I gave him a big bear hug. “Saimon, how are you?”

“Good, good,” he slapped a smile on his face after seeing me.

We both walked into the kitchen, where our ears were collided with noise. The radio was blasted and spoke a language I have yet to understand, Farsi. The radio and this program was the source of all of Clara’s “information.” I looked at Saimon and knew he understood Farsi, as well. So, I decided to put Clara’s radio information to the test.

Saimon and I sat down. I grabbed a napkin and a pen that was already on the table and started scribbling down fast. We both listened to the muffled, static-filled voices of the announcers on the radio show. I translated whatever I could understand in the fast jumble of incoherent words, but in English. A rough translation.

“Saimon, what does this say?”

“Well this word, khaza, means food,” he pointed.

“Just read them all,” I handed him the napkin.

Bahoosh is smart. Madrase is school. Sabet cardam means proven. And pzeshg is a doctor.”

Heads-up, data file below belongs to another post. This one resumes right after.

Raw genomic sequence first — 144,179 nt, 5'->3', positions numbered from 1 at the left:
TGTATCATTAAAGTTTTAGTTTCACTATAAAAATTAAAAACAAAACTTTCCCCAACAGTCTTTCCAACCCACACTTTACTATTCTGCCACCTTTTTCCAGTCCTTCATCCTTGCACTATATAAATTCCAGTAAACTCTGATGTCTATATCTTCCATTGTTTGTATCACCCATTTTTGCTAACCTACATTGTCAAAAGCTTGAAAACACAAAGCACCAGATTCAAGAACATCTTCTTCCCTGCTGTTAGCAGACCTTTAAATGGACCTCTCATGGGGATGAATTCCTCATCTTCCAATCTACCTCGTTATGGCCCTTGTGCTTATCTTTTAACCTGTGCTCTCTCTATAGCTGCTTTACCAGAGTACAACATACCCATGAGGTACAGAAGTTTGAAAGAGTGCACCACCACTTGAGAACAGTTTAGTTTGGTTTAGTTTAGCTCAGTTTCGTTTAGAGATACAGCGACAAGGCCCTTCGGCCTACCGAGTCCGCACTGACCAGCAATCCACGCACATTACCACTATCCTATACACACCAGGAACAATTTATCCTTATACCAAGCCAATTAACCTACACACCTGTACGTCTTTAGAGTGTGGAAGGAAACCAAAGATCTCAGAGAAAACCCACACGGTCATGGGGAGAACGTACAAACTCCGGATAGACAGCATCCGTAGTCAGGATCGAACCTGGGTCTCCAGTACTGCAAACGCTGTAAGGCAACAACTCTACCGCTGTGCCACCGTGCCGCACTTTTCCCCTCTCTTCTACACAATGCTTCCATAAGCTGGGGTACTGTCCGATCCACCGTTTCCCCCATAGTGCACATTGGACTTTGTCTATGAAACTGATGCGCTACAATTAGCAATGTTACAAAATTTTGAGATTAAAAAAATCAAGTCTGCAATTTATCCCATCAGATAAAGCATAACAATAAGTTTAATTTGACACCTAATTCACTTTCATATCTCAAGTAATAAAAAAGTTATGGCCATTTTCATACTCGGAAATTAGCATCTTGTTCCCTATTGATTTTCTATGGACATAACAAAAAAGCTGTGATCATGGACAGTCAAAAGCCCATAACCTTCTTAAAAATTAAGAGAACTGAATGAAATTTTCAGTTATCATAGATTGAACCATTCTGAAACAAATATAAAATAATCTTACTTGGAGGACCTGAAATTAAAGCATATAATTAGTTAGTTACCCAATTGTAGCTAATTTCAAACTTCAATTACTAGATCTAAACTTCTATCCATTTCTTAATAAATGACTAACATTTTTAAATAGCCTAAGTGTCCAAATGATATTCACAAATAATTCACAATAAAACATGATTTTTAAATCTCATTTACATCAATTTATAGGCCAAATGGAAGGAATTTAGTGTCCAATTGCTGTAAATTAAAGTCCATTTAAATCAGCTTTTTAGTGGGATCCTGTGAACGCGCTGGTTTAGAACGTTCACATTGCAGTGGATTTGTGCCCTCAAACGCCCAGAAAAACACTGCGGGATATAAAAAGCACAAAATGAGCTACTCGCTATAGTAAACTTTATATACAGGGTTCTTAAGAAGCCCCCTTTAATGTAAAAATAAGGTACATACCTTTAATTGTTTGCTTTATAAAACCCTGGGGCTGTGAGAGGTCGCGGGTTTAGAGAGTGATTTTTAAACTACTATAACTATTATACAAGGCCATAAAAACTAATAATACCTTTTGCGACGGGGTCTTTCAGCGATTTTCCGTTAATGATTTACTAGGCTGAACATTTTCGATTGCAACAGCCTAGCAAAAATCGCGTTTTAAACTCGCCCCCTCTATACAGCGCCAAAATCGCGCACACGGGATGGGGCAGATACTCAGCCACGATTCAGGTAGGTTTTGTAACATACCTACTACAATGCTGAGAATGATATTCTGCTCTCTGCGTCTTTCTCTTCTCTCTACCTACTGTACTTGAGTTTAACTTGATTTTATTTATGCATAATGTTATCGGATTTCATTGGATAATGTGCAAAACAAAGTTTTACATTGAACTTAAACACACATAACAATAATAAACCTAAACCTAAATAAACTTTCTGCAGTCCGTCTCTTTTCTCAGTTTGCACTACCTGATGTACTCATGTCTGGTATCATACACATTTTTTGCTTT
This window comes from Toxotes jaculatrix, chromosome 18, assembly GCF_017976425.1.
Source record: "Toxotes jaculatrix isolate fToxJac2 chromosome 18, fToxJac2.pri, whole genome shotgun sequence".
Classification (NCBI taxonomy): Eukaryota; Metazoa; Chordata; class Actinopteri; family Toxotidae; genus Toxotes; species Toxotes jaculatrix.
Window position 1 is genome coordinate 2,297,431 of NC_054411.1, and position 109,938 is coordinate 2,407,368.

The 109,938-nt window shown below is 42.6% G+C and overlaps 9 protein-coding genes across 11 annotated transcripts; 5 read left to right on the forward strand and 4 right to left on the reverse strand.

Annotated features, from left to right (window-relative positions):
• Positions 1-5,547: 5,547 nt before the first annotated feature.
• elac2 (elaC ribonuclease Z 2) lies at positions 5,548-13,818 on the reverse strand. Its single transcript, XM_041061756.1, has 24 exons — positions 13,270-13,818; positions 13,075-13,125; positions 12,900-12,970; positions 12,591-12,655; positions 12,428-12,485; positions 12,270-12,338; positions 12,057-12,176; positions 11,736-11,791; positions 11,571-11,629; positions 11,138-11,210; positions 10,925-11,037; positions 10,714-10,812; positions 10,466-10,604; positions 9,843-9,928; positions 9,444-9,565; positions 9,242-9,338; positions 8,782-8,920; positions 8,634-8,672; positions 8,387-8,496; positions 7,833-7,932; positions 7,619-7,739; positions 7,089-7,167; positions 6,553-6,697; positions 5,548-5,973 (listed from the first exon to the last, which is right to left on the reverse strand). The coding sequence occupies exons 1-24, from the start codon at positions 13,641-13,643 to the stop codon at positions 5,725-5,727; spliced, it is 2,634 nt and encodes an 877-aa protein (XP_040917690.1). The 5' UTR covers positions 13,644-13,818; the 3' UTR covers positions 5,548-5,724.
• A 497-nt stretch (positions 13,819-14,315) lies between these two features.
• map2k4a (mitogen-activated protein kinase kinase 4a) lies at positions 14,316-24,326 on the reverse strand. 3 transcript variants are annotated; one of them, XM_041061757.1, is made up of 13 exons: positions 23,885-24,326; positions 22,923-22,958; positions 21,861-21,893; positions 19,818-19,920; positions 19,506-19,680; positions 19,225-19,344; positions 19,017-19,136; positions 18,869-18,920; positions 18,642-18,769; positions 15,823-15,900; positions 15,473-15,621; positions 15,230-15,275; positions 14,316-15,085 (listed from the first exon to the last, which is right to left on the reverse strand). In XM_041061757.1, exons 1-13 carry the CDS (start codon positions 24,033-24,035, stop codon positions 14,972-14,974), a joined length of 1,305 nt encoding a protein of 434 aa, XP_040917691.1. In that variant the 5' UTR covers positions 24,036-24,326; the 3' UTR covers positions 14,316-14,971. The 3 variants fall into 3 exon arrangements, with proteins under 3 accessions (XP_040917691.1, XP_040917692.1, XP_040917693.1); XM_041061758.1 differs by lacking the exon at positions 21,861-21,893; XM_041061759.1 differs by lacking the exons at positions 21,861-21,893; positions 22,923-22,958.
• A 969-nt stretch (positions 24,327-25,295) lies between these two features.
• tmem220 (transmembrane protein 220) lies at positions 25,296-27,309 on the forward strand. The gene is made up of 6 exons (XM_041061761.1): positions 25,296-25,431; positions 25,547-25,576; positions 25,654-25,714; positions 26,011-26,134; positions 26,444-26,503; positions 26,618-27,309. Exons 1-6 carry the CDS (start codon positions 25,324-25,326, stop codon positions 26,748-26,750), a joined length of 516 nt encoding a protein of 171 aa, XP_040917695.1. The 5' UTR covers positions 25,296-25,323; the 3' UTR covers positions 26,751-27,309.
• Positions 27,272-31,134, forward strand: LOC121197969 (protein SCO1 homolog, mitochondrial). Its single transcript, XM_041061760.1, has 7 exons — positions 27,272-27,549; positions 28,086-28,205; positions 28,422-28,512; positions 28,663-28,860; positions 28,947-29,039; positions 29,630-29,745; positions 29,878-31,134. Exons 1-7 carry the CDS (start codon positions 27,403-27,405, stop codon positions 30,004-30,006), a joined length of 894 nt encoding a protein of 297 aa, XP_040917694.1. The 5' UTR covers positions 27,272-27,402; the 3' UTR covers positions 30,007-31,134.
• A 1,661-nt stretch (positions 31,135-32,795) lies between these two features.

“Food. Smart. School. Proven. Doctor.”

I sat there amazed that Clara was telling the truth about the radio show. She came to the room. “Hi, Saimon! How are you?”

“Fine, fine,” he went up to hug her.

I sat there frozen in thought with the napkin in my hand.

“Vatche, do you want anything to eat?”

I sat there in silence for a moment. I crumpled the translated words in my hand. I felt the ink rub against my fingertips like blood. I felt the bitter taste in my mouth. Defeat.

“Yes, please.”

Wednesday, January 27, 2010

A Mental Snack (1)

Share your thoughts...

“Thoughts in the mind are like the cells in a body. They spread. They multiply.”~Vatche Yousefian

Sunday, January 24, 2010

Sparknotes: The Corruption

“Hey, did you read the book for English class?” I asked Dennis as we walked down the hallways together.

“Does reading the Sparknotes for it count?” Dennis gave a wicked smile as he put both hands in his pockets.

“No, it doesn’t.” I looked down the hallway to notice that there still was no one at school. The hallways were empty, most of the rooms were locked, the sun just started to awaken students from their beds, and we were obviously early to school again.

“Well, then I guess I didn’t read the book,” he stared down at me and looked for my reaction. He could read me like an open book at times, but there’s a problem with that. The problem was that he never knew what was going to be on the next page.

“Well, it’s your loss,” I raised my hands into the air as if I had just thrown something behind me.